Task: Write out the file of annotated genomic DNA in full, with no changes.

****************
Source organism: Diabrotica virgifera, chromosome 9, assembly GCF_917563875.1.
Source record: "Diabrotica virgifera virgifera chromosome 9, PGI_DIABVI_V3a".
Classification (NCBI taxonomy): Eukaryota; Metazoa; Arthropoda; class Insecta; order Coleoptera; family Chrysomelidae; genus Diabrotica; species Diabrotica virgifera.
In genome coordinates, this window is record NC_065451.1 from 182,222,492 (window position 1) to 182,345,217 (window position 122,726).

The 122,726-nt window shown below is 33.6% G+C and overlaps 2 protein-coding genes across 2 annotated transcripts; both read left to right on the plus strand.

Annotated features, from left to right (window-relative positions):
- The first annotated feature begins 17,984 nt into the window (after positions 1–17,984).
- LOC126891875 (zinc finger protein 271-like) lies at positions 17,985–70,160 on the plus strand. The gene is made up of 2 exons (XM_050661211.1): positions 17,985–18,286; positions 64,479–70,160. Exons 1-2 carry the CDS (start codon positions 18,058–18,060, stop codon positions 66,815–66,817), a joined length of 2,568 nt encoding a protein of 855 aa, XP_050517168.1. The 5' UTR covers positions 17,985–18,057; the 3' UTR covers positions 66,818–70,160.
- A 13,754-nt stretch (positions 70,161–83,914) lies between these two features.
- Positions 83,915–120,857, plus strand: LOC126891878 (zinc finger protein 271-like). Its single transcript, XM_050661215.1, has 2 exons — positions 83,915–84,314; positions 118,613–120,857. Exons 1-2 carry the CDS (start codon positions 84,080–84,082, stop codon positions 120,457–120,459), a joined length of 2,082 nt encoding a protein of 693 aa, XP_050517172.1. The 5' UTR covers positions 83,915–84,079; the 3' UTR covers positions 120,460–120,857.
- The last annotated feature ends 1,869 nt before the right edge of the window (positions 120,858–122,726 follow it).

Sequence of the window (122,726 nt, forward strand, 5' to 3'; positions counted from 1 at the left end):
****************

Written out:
Source organism: Diabrotica virgifera, chromosome 9, assembly GCF_917563875.1.
Source record: "Diabrotica virgifera virgifera chromosome 9, PGI_DIABVI_V3a".
Classification (NCBI taxonomy): Eukaryota; Metazoa; Arthropoda; class Insecta; order Coleoptera; family Chrysomelidae; genus Diabrotica; species Diabrotica virgifera.
In genome coordinates, this window is record NC_065451.1 from 182,222,492 (window position 1) to 182,345,217 (window position 122,726).

The 122,726-nt window shown below is 33.6% G+C and overlaps 2 protein-coding genes across 2 annotated transcripts; both read left to right on the plus strand.

Annotated features, from left to right (window-relative positions):
- The first annotated feature begins 17,984 nt into the window (after positions 1–17,984).
- LOC126891875 (zinc finger protein 271-like) lies at positions 17,985–70,160 on the plus strand. The gene is made up of 2 exons (XM_050661211.1): positions 17,985–18,286; positions 64,479–70,160. Exons 1-2 carry the CDS (start codon positions 18,058–18,060, stop codon positions 66,815–66,817), a joined length of 2,568 nt encoding a protein of 855 aa, XP_050517168.1. The 5' UTR covers positions 17,985–18,057; the 3' UTR covers positions 66,818–70,160.
- A 13,754-nt stretch (positions 70,161–83,914) lies between these two features.
- Positions 83,915–120,857, plus strand: LOC126891878 (zinc finger protein 271-like). Its single transcript, XM_050661215.1, has 2 exons — positions 83,915–84,314; positions 118,613–120,857. Exons 1-2 carry the CDS (start codon positions 84,080–84,082, stop codon positions 120,457–120,459), a joined length of 2,082 nt encoding a protein of 693 aa, XP_050517172.1. The 5' UTR covers positions 83,915–84,079; the 3' UTR covers positions 120,460–120,857.
- The last annotated feature ends 1,869 nt before the right edge of the window (positions 120,858–122,726 follow it).

Sequence of the window (122,726 nt, forward strand, 5' to 3'; positions counted from 1 at the left end):